We train health care professionals and
the public about ADHD in Adults
with the latest evidence-based content
from International Experts.

Program Committee: Stephen V. Faraone, PhD, Program Director;
Lenard Adler, MD, David Goodman, MD, Co-Chairs, APSARD Education Committee;
Jonathan Marx, MBA, Media and Marketing Director

ADHD in Young Adults – A Longitudinal Study

Lenard Adler, MD ADHD in AdultsCheung CH, Rijdijk F, McLoughlin G, Faraone SV, Asherson P, Kuntsi J. Childhood predictors of adolescent and young adult outcome in ADHD.   J Psychiatr Res. 2015 Jan 29. pii: S0022-3956(15)00022-9. doi: 10.1016/j.jpsychires.2015.01.011.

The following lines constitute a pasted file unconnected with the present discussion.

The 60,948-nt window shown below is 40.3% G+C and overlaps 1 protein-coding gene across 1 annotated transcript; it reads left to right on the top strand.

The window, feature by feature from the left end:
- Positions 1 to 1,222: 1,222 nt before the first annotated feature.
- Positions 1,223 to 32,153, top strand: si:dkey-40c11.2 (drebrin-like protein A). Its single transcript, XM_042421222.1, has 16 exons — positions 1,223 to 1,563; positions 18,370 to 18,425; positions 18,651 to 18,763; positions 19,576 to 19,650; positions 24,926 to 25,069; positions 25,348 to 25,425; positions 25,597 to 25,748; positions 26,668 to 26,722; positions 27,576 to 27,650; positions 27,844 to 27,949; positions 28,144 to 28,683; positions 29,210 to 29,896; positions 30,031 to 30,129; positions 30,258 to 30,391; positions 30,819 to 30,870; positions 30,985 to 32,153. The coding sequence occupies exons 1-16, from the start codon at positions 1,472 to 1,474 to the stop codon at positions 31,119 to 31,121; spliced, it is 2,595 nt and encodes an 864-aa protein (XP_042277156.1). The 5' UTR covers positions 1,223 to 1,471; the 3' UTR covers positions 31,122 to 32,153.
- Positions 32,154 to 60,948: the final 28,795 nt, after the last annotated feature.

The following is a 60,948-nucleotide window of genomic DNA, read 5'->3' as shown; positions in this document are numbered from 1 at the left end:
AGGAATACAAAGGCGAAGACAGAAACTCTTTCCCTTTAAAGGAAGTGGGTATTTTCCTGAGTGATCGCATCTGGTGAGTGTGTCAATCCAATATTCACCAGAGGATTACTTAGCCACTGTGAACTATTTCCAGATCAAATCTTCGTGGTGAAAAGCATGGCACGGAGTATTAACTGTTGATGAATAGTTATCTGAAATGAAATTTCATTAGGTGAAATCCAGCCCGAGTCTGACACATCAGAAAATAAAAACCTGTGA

This investigation examined predictors, including a variety of cognitive measures, demographics and ADHD symptoms and impairments in 116 adolescents followed for an average of 6.6 years into early adulthood.  This study is important as it addresses the critical issue of identifying risk factors for persistence of ADHD into adulthood, which would allow in the future, targeted interventions to potentially improve remission rates.  Remission was defined if individuals no longer met DSM-IV symptom (via DIVA) or impairment (via BFIS) criteria from parental and subject interviews. Symptoms and impairments were established from periods off medication.  62% of the sample was treated with medication.  21% of the sample was found to have remitted.  A number of risk factors were identified as increasing the risk of persistence of ADHD, including higher parental reports of ADHD symptoms, lower IQ and lower socio-economic status (SES).  Medication status did not significantly influence whether a subject was classified as having remitted or persistent ADHD.  These findings of significant associations of low SES and IQ and high ADHD symptoms with persistence of ADHD into young adulthood reinforce similar findings from prior studies and should be included as some of the foci of other longitudinal studies in ADHD.